God has foreordained all things, large, small, seen and unseen. He has predestined all means to all ends. He is the First Cause and the Last End of all things (Isa. 46:9-11; Rom. 11:36; Rev. 1:8, 22:13). Later we will discuss how all the details of what He has predestined work back to Him.
Finally, though God predestined all that is, God did not predestine all that He could have predestined. Like in Creation, He did not create all that He could have created. With God, all things are possible (Matt. 19:26) but not all things are actualized or definite. In fact, if you can grasp it, God even determines what is possible. God created the realm of potentiality/possibility; even those things which will never be realized. And to further daze and confuse you, try grasping this concept: God did not have to predestine anything, nor did He have to predestine it exactly as He did predestine it. He could have done some things differently or not at all.
There are two concluding things that need to be said. First, though this great truth is revealed in Scripture, it is not exhaustively revealed to us (Deut. 29:29). We cannot pry into the unrevealed secrets of predestination beyond what has been revealed to us. In later studies, we will further into areas of predestination and discuss some things about it that are directly revealed and others that can be legitimately deduced from what has been revealed in Scripture. But we need to heed the wise caution of the 1689 London Baptist Confession of Faith, “The doctrine of this high mystery of predestination is to be handled with special prudence and care,” (III:7). Properly handled, this doctrine humbles men and causes them to worship God in thankful awe and loving praise. Improperly handled, men become proud or bitter against the sovereign God of heaven. So, be careful.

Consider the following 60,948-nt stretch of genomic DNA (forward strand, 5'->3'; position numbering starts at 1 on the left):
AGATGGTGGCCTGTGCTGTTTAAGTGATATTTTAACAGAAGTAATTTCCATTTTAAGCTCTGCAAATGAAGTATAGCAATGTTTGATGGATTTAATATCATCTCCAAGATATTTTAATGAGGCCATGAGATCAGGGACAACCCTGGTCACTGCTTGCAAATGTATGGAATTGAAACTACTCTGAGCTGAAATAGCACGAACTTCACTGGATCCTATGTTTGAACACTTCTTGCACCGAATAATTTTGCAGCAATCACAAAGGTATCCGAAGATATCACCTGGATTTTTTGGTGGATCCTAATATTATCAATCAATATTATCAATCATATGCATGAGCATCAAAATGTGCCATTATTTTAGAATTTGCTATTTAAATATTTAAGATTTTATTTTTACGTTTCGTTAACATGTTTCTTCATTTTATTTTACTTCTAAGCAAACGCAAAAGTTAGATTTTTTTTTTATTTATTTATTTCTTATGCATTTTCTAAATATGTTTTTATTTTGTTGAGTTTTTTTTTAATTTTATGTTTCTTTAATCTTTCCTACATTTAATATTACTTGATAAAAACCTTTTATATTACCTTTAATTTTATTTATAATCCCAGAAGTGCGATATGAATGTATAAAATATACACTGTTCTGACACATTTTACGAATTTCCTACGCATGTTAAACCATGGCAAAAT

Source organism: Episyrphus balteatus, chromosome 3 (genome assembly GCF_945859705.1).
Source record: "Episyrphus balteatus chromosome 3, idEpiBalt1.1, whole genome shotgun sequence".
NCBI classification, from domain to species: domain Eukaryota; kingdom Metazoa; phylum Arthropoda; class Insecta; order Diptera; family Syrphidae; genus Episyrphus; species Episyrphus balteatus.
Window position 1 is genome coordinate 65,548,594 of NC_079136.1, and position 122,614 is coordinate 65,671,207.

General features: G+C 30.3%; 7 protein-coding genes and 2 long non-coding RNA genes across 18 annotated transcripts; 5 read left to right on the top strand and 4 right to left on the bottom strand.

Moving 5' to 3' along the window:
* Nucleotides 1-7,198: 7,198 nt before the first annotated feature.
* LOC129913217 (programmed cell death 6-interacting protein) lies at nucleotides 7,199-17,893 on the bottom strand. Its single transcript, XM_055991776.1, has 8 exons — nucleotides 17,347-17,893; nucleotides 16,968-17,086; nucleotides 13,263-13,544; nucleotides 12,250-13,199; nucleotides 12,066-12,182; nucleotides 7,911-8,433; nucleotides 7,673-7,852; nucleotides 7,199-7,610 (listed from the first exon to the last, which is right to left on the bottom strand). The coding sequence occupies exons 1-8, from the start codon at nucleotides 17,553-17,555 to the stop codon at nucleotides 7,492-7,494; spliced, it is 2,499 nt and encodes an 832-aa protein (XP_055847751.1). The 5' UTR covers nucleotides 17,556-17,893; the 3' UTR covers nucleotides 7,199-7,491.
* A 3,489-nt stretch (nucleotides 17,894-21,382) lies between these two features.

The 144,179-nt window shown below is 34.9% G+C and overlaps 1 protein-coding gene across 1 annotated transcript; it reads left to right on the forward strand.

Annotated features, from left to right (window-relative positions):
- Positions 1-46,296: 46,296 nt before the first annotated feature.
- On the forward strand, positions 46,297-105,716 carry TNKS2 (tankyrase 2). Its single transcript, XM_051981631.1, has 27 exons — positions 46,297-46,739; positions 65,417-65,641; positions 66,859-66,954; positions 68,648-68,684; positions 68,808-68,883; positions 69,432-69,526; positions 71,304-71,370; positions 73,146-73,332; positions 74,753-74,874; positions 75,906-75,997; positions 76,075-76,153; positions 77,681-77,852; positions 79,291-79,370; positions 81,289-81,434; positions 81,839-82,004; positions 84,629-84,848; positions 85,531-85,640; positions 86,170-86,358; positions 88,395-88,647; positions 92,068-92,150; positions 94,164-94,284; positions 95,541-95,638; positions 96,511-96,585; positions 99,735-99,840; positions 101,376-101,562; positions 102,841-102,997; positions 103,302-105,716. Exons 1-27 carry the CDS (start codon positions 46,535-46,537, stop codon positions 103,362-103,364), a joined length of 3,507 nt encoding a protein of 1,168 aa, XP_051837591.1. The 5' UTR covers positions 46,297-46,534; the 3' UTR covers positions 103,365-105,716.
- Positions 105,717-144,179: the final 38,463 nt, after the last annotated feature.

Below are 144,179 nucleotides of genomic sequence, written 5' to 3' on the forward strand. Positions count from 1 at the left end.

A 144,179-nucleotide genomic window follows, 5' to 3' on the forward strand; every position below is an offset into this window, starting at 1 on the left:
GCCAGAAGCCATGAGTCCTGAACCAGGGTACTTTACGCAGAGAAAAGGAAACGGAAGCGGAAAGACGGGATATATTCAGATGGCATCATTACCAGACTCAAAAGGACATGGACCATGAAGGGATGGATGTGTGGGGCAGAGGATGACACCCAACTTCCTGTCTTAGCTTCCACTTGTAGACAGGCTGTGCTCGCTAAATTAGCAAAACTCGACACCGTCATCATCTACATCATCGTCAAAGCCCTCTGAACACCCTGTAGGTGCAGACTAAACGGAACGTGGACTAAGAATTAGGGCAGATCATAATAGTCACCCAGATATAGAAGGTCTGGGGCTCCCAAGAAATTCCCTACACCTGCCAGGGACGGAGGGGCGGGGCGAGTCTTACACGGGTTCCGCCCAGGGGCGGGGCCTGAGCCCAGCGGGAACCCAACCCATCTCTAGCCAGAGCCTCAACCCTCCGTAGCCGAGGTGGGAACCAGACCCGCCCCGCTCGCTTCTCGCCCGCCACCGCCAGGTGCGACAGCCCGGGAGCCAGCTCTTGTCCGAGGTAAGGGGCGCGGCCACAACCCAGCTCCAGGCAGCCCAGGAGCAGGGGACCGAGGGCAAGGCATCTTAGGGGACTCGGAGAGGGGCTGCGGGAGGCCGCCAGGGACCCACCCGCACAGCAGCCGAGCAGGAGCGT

Second, we are obliged to believer in predestination because it is in the Bible. It is true whether we understand it or not (and nobody fully understands it). It is true whether we want it to be true or not. He who rejects it tampers with divine truth and imperils himself, while the one who accepts it wins many blessings. Believe it, and give God the glory!